As the GreenDog Naturals product line rolls out its seven SKUs at hundreds of natural food retailers, pet specialty stores and 450 Petco stores across the country, Rainbow Light is embarking on a broad computer-based education campaign for store employees, and working on a five-minute video piece for its company Website. O'Leary is also trying to convince natural food stores to place such products not in the pet food aisle, but rather in the vitamin aisle, alongside human products. “The idea that you can sell a premium supplement which requires a special education sale next to a bag of dog food is completely unsupported,” said O'Leary. “It would be like selling a vitamin C supplement and putting it in the aisle next to the oranges.”

Ultimately, experts predict that the regulatory issues surrounding animal supplements will be sorted out and the body of research behind these products will grow (several clinical trials on animals are currently underway), and this will ease the minds of consumers and veterinarians and open the flood gates for more human supplement companies to make the leap into animal supplements. Said O'Leary: “[Rainbow Light] certainly won't be the last.”

The NBJ Bottom Line

In general, now appears to be an excellent time for human supplement companies to move into the pet supplement market, which is not nearly as saturated or competitive as the human market. Also, pet products seem to be somewhat recession-proof and still have room for growth in the natural retail market, which many human supplement companies have successfully penetrated. In speaking with most of the major supplement companies that have extended their brands into the pet market, we didn't find one company that wished it hadn't made the leap or that failed in its efforts to penetrate the animal market.

That said, the uncertain regulatory environment does bring with it heavy administrative burdens, which can and are being eased through membership in the National Animal Supplement Council (NASC)In addition, companies must take seriously the important differences that exist between humans and animals and bring in the veterinary and other resources necessary to formulate and market products that will be safe and maximally beneficial to dogs, cats, horses and other animals.

NBJ

Vets jump on supplement bandwagon but many want more research


Narda Robinson, DO, DVM, director of the Colorado State University Center for Comparative and Integrative Medicine, has watched the pet supplement industry mature significantly over the past decade — and this, she told Nutrition Business Journal, is a very good thing for both the industry and the animals who ingest these products. “Instead of just using products that were designed for humans and having people make unfounded extrapolations relating them to animals, we now have companies with well thought out and dedicated product lines,” she said, pointing to Nutramax Laboratories (which makes lines for dogs, cats and horses) and RZN Nutraceuticals as companies that have prioritized animal-specific research as they've developed their lines.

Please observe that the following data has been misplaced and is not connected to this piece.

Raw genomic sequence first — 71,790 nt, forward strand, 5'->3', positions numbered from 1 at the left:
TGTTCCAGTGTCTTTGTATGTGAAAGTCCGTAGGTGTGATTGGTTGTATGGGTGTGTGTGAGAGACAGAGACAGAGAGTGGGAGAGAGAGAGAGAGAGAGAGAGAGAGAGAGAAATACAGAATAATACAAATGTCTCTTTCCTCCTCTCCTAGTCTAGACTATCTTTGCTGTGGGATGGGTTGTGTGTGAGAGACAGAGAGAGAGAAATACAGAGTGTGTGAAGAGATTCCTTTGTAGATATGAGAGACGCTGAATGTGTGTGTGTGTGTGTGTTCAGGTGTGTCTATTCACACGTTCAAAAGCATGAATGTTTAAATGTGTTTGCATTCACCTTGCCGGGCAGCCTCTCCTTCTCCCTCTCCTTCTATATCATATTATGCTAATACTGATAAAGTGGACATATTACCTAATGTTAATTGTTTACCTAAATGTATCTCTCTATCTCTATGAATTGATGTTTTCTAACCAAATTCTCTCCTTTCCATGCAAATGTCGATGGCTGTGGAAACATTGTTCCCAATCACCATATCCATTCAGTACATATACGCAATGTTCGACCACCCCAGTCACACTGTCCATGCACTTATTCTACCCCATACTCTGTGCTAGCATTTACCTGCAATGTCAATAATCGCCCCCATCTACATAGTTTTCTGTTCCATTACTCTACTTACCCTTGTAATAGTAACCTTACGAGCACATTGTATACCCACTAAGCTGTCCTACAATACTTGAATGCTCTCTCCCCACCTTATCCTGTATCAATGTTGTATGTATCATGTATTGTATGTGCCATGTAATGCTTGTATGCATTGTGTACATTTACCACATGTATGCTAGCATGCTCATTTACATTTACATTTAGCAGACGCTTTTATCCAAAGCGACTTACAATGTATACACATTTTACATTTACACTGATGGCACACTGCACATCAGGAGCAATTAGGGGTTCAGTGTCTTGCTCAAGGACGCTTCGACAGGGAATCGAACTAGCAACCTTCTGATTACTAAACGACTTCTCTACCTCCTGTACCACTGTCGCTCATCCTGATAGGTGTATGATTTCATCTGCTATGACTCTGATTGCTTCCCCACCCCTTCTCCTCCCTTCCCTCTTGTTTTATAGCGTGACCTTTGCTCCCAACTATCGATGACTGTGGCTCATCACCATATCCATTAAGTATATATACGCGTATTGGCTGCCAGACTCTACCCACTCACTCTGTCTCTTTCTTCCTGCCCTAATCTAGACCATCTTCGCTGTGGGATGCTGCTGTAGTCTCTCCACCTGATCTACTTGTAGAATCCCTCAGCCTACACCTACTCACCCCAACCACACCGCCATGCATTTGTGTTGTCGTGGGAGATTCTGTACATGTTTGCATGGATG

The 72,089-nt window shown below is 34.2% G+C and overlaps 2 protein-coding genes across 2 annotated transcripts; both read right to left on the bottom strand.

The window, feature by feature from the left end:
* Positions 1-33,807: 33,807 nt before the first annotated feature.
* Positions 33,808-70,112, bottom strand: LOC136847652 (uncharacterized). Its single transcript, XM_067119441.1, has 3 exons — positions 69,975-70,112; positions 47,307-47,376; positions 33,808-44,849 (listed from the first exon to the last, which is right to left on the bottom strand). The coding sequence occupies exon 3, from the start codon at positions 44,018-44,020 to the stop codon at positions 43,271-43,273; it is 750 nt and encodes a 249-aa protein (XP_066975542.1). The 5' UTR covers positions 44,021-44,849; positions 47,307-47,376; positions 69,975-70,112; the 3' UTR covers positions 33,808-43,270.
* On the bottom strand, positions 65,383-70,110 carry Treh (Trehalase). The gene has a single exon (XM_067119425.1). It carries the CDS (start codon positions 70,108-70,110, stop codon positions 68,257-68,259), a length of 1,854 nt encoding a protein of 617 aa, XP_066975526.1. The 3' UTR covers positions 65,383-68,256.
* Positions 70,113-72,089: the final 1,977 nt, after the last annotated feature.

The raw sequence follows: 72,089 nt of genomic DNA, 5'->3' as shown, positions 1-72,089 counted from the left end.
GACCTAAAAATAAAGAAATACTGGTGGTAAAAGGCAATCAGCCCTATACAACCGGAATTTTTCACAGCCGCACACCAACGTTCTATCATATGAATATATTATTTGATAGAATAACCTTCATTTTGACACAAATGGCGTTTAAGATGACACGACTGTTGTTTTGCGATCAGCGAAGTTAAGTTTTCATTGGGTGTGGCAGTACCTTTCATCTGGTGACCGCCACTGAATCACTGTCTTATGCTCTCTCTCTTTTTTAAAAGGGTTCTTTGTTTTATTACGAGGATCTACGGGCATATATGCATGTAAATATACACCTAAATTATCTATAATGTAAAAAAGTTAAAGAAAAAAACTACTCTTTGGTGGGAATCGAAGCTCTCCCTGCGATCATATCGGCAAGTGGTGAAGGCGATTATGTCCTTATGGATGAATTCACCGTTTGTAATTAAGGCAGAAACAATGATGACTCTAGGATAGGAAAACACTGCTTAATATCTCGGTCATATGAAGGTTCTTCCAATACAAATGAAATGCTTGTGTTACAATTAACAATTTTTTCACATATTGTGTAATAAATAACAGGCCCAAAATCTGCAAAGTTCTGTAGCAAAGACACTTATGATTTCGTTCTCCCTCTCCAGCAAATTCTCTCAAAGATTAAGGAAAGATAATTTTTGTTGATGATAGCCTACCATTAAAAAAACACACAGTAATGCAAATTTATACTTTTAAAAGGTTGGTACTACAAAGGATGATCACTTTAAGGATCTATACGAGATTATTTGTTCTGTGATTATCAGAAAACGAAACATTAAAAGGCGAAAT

Such noble efforts aside, Robinson said she and other veterinarians still have their worries about animal supplements. One issue for veterinarians is that many dietary supplement ingredients commonly used in humans can be dangerous for animals with smaller livers and a different metabolism, Robinson said. For instance, comfrey, often recommended as a holistic treatment for animals with cancer, can be toxic to the liver. Garlic for immune boosting can, in excess, cause anemia in dogs and cats. St. John's Wort, sometimes present in “calming” pet products, can interact with cancer treatments.

Robinson also has fears about animal supplement products not containing what they say they do — a concern that was amplified by a June 2009 analysis of animal joint supplement products by Consumerlab.com. According to the independent, for-profit testing company, only two of six glucosamine/chondroitin products analyzed contained what their labels said they did, with the remaining four containing only 5% to 17% of the chondroitin and/or glucosamine claimed on the label. In other tests, pet dietary supplements have been found to contain pharmaceuticals or even toxins, Robinson said. And in other situations, after Robinson or other veterinarians have inquired about pet supplements when animals have become ill after taking them, some manufacturers have declined to say what exactly is in their products, she said. “Things like this give vets pause when it comes to embracing dietary supplements, and there is no independent agency overseeing things,” Robinson added, noting that she is not content with “self-regulation” alone and would prefer to see more strict federal regulations for the industry. The dearth of science proving the functionality of specific nutrients for pets also makes it hard to convince pet practitioners of their value, said Jeremy Moore, director of marketing for Novus Nutrition Brands, a provider of specialty additives for companion pet and equine foods. “For these products to have any sort of merit with veterinarians they need more science,” he said.